Fewer US women underwent abortion for unintended pregnancies in pro-life states

Anti-abortion demonstrators take part in the 'March for Life' in Washington in this Jan. 23, 2012 file photo.Reuters

American states that have stringent abortion restrictions have fewer abortion cases than those in states that have less of those restrictions, according to a new study by Guttmacher Institute, an organisation founded by the much maligned Planned Parenthood.

The recently published study was based on data gathered in 2010 from the Pew Research Center's 2007 Religious Landscape Survey, according to LifeSiteNews.

Based on the study, the most pro-life states are Mississippi, Utah, Kentucky, West Virginia, Arkansas, North Dakota, Louisiana, South Dakota, Tennessee and Alabama,.

The most pro-abortion states include Maine, Massachusetts, Vermont, Connecticut, New Hampshire, New York, Maryland, California, Rhode Island, and New Jersey.

The institute's study is about unintended pregnancies in the US and compared the data on these to abortion rates.

It showed that the percentage of unintended pregnancies is the same in both groups of states.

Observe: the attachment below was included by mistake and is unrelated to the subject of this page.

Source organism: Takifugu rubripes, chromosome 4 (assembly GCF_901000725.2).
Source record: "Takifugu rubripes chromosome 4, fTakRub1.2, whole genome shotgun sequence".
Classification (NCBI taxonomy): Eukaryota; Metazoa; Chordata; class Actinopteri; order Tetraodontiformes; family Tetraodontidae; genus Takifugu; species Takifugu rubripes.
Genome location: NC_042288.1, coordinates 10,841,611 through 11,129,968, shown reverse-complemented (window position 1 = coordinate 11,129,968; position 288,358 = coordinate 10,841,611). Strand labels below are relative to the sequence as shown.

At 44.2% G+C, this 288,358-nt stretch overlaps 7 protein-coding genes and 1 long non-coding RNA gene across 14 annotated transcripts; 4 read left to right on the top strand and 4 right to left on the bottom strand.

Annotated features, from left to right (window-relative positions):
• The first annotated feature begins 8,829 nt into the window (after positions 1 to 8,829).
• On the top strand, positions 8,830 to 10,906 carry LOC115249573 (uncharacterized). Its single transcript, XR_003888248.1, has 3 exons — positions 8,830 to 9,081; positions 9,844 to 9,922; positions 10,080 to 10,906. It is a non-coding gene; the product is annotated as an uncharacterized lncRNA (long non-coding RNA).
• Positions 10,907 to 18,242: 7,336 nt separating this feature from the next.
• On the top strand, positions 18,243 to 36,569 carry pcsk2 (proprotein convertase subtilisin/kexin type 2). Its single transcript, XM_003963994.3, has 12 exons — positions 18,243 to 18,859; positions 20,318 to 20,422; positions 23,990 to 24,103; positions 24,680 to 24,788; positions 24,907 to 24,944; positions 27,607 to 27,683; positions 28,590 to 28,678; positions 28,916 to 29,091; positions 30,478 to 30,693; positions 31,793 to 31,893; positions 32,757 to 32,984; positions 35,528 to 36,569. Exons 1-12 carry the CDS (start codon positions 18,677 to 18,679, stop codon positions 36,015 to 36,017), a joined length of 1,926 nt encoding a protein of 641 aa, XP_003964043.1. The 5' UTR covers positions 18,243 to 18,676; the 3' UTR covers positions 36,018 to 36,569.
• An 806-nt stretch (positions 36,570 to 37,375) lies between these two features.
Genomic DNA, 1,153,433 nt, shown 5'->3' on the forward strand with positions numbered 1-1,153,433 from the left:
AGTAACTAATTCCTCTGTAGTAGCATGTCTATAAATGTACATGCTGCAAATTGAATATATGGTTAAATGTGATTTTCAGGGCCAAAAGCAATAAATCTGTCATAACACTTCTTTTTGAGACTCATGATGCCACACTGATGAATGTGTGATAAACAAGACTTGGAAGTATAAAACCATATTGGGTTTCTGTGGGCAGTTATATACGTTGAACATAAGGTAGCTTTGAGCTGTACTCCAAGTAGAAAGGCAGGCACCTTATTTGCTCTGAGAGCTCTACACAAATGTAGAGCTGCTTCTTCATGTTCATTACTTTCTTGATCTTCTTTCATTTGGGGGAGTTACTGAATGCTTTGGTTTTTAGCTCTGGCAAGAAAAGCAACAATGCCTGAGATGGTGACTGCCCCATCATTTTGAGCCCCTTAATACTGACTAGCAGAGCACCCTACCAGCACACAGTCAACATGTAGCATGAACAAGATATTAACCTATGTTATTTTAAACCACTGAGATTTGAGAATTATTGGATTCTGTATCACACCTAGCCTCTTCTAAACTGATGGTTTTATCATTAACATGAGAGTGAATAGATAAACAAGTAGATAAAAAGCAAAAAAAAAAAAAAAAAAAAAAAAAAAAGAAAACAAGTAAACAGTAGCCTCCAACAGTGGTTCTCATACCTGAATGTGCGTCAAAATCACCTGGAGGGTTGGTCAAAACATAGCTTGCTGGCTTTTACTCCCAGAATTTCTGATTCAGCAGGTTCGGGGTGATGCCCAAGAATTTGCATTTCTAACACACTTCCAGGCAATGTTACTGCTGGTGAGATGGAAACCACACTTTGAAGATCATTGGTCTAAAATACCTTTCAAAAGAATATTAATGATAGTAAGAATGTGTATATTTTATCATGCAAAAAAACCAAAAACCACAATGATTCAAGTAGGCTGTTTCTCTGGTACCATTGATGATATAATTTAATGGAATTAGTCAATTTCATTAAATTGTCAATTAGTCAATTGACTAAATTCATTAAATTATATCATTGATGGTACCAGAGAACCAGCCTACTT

Among the pro-life states, 51 percent of pregnancies were unintended, while those in the pro-abortion states were at 50 percent.

"Although a majority of abortions result from unintended conceptions, some women do obtain abortions following a conception that was intended," the study said.

In New York, 54 percent of unintended pregnancies were aborted while in South Dakota, the figure was 11 percent. Utah, the second most pro-life state, had the fewest unintended pregnancies.

"The abortion ratio—that is, the number of abortions per 100 unintended pregnancies ending in a birth or an abortion—ranged from 13 percent in South Dakota to 61 percent in New York. Fifteen states had an abortion ratio of at least 40 percent; the median abortion ratio was 32 percent," the study noted.

According to the Washington Post, the institute's numbers are expected as "more abortion-rights opponents tend to mean fewer abortions."

"Women in many of the more anti-abortion states often have less access to abortion (i.e. fewer clinics nearby) and might have to clear more regulatory hurdles, such as having an ultrasound before the procedure," the newspaper said.

It added, "In fact, some of the states that oppose abortion the most also have some of the highest rates of unintended pregnancies—particularly in the South. And on average, the states that favour abortion rights the most have slightly lower levels of unintended pregnancies."